Launched in 2014, the project of making an airplane that can carry the wings of another aircraft is approaching the end. The world’s newest airplane, which will be produced in just five copies, passed these days on the first test flight.
Last week, the first of the five Airbus Beluga XLs took off and, after four hours and 11 minutes, landed at Toulouse-Blagnac. Although the first flight was a success, it will take ten months for the aircraft to enter service, over 600 hours of test flights.
The Beluga XL was built to meet the current transport needs of the producing company, Airbus and follows its predecessor, Beluga. If the basic version of the plane, Beluga, came into service in 1995, was based on an A300-600 aircraft and could carry a plane wing, the older brother, Beluga XL, was developed on the A330 platform. It can carry two wings of the single-isle A350 XWB. The propulsion is made by two Rolls Royce Trent 700 engines.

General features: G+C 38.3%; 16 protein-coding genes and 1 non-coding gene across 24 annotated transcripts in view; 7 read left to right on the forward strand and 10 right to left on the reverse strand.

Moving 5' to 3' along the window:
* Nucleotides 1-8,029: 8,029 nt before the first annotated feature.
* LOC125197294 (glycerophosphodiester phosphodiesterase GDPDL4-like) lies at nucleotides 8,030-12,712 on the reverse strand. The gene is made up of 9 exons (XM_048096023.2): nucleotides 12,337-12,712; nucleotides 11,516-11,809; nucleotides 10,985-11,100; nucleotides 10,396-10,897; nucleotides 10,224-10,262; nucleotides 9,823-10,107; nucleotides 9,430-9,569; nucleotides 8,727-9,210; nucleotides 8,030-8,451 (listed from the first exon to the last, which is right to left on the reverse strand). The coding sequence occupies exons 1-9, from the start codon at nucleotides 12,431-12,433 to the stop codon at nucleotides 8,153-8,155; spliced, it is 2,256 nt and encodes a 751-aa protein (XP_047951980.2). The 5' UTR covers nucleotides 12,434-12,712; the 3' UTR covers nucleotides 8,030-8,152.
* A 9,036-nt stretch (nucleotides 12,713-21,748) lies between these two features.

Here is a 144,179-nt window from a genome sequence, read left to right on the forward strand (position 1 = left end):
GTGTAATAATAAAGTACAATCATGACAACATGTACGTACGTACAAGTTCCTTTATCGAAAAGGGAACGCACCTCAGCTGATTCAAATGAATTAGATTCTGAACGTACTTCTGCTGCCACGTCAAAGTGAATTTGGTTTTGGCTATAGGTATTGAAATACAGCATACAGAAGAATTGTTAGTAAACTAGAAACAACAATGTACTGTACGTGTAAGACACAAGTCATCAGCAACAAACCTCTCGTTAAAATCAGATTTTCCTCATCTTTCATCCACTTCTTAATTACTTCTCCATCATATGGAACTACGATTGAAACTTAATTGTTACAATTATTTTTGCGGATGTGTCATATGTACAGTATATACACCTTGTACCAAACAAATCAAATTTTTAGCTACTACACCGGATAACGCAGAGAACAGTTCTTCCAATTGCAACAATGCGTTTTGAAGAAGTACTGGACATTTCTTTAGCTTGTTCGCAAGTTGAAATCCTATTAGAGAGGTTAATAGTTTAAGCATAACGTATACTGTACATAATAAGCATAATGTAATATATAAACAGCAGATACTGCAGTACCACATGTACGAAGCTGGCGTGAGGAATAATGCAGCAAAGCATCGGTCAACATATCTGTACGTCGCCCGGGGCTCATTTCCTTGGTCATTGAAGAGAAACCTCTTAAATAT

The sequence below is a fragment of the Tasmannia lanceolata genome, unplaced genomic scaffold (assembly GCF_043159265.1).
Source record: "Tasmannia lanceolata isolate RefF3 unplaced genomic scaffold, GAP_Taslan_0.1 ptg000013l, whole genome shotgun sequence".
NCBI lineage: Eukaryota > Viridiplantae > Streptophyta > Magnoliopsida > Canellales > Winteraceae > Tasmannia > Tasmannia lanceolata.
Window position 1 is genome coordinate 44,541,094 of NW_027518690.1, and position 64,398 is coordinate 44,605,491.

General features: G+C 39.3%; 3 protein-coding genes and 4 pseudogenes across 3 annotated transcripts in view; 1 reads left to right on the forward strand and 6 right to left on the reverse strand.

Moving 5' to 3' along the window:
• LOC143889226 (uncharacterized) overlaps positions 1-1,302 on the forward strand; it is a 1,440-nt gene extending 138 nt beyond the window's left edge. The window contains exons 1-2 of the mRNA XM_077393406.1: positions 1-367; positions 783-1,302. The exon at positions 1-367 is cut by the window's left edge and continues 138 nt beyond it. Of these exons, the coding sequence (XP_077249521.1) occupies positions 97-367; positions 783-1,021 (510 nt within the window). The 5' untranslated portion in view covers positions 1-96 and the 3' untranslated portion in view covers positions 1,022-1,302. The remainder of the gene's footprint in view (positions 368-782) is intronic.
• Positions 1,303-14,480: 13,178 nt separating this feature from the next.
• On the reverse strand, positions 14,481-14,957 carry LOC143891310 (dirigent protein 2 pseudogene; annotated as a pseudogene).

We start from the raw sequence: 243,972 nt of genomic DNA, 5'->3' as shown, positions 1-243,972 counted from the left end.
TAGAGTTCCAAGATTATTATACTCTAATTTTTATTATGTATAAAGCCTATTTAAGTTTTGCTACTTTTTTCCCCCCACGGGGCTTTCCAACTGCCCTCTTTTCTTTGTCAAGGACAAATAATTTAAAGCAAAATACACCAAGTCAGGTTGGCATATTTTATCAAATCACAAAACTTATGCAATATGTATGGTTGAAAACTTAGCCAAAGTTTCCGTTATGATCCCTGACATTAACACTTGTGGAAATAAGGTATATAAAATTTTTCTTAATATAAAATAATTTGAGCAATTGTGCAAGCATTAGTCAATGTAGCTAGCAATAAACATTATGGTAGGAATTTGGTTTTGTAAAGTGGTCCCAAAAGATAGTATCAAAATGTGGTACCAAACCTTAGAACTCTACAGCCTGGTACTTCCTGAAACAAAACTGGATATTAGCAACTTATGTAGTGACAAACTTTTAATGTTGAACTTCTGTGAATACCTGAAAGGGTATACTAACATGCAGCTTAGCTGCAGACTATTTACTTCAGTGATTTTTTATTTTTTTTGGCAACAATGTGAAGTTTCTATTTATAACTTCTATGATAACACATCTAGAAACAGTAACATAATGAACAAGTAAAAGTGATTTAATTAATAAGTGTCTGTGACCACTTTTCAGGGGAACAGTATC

The Beluga XL is shorter than the famous Antonov 225 (An-225 Mriya) with nearly 20 meters.